'Britain at Its Best': Prince Charles and Camilla Meet with Terror Victims and Heroes
"Everybody seemed to work together as a team," Camilla said during a hospital visit Tuesday
While touring the Metropolitan Police’s special operations room, the royals met a police officer who tried to save Canadian victim Christine Archibald as she lay dying on London Bridge.
Police Constable Liam Dolphin told Charles and Camilla how he gave Archibald CPR – and later hugged her distraught fiancé Tyler Ferguson after he learned she had died.
Dolphin, who was among a group of officers at the royal visit, said he believed he and his colleague Steven Morgan were the first officers on the scene, arriving within 90 seconds of the first emergency call.
They thought they would be turning up to a traffic accident.
But when Dolphin reached the scene he found members of the public trying to help the Canadian charity worker, who had been hit by the van on the bridge. “I was giving her CPR,” he said. “I left her when the medics came.”
When he came across her fiancé Tyler Ferguson among the walking wounded, “he was quite distressed,” the police officer added. “He told me she had been pronounced dead. I was just hugging him for a while. He had a bit of a difficult time.”
The royal couple also met officers from British Transport Police who told how they went to the aid of a colleague who was stabbed in the eye by the attackers.
“We thought we were going to a fight,” said Police Constable Leon McLeod. But as they started treating the wounded on the bridge, “the naughty guys came back” and the officers started fighting the terrorists, he told reporters.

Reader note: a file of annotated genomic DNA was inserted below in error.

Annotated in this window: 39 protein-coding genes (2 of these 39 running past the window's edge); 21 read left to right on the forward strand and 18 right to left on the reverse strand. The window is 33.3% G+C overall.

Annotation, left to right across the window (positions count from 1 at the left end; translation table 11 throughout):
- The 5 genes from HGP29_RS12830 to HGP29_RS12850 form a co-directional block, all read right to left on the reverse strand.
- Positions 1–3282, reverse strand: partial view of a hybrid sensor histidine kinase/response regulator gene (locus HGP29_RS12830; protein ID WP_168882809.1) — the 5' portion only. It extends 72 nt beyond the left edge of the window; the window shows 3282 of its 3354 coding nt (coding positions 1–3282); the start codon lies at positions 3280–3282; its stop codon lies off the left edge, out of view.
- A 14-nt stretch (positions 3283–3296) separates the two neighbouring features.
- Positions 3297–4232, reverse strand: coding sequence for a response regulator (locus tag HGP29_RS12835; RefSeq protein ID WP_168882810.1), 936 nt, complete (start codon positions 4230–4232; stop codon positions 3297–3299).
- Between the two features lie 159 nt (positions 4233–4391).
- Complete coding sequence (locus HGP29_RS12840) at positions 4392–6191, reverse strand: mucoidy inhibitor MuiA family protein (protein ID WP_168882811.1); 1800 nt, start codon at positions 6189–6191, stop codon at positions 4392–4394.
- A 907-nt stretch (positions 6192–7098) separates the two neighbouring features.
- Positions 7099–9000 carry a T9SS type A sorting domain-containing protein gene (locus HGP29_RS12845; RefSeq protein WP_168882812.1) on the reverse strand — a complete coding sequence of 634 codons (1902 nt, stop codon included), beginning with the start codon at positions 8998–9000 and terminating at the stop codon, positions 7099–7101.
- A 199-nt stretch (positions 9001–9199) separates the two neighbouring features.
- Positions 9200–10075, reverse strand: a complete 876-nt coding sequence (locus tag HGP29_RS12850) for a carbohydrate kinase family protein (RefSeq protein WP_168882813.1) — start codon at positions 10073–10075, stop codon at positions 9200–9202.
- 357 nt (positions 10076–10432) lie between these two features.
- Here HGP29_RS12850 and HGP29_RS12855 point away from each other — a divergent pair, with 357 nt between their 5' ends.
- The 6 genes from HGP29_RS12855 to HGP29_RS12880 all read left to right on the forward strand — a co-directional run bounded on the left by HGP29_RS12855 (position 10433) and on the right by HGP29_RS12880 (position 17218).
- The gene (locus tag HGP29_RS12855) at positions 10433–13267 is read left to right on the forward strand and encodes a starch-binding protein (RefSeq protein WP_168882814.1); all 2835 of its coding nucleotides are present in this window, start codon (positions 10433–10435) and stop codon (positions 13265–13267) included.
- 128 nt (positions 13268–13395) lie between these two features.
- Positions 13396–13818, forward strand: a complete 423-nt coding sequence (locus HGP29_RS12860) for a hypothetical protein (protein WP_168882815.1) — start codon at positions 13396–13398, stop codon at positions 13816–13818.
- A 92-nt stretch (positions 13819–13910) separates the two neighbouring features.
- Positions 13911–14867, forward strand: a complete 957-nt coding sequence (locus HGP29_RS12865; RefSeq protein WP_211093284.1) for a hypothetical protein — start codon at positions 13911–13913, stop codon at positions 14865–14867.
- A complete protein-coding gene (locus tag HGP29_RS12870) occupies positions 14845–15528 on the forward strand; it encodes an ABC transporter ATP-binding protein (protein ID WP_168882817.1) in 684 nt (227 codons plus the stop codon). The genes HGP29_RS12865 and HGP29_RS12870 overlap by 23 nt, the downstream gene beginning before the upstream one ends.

It was during that confrontation that a BTP officer was stabbed in the eye.
“I could see blood was coming out of his face, near the eye. But I couldn’t see where,” said Police Constable Alfred Iswa who arrived at the scene.
McLeod chased after the attackers and Iswa, who stayed behind looking after the injured officer, said, “I was trying to help him and he pointed his baton towards the attacker and said, ‘Get him.’ Even when injured he was trying to fight.”
McLeod said the severity of the incident never really sank in, “not even when the bullets started going.”
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The period from the first call to the shooting of the terrorists “felt like forever,” he said. But when he checked the time, he realized it had only been eight minutes. “I thought, ‘Is that it?’ ”
Later, Charles and Camilla headed to the Royal London Hospital to meet injured patients and staff who have been treating them since Saturday. They met some of the six patients who underwent surgery after being brought into the hospital and are now recovering in the Adult Critical Care Unit.
Camilla, 69, hailed the public’s response to the attacks as “Britain at its best” as she heard how passersby sat on the bridge with injured victims, keeping them talking to avoid losing consciousness, while doctors and ambulance workers treated them.
“Everybody seemed to work together as a team. It’s Britain at its best, isn’t it?” she said. “There doesn’t seem to be any panic. Everybody gets on and does their job.”
Twelve patients were admitted after Saturday night’s rampage. “They were in very, very, very good hands — the best possible hands they could be in,” Camilla added.
Charles, 68, told doctors, nurses, and other staff: “I have so much admiration for all you are doing. It’s a fantastic team.”
Among those the victims they met at the hospital: hero Geoff Ho, the business editor of the Sunday Express, who is a martial arts expert. He was stabbed in the neck after taking on one of the assailants in an effort to protect a bouncer at the Southwark Tavern in Borough Market.
After their meeting, Camilla told reporters, “The man from the Express was just so very brave. I asked him how he was and he seemed very positive but he couldn’t really speak because of his injuries.”
Earlier, Britain fell silent for a minute at 11 a.m. as people around the country paid tribute to those who died or were injured in the attacks. Clocks chimed and emergency service workers stood with heads bowed as public buildings continued with flying flags at half-staff on Tuesday.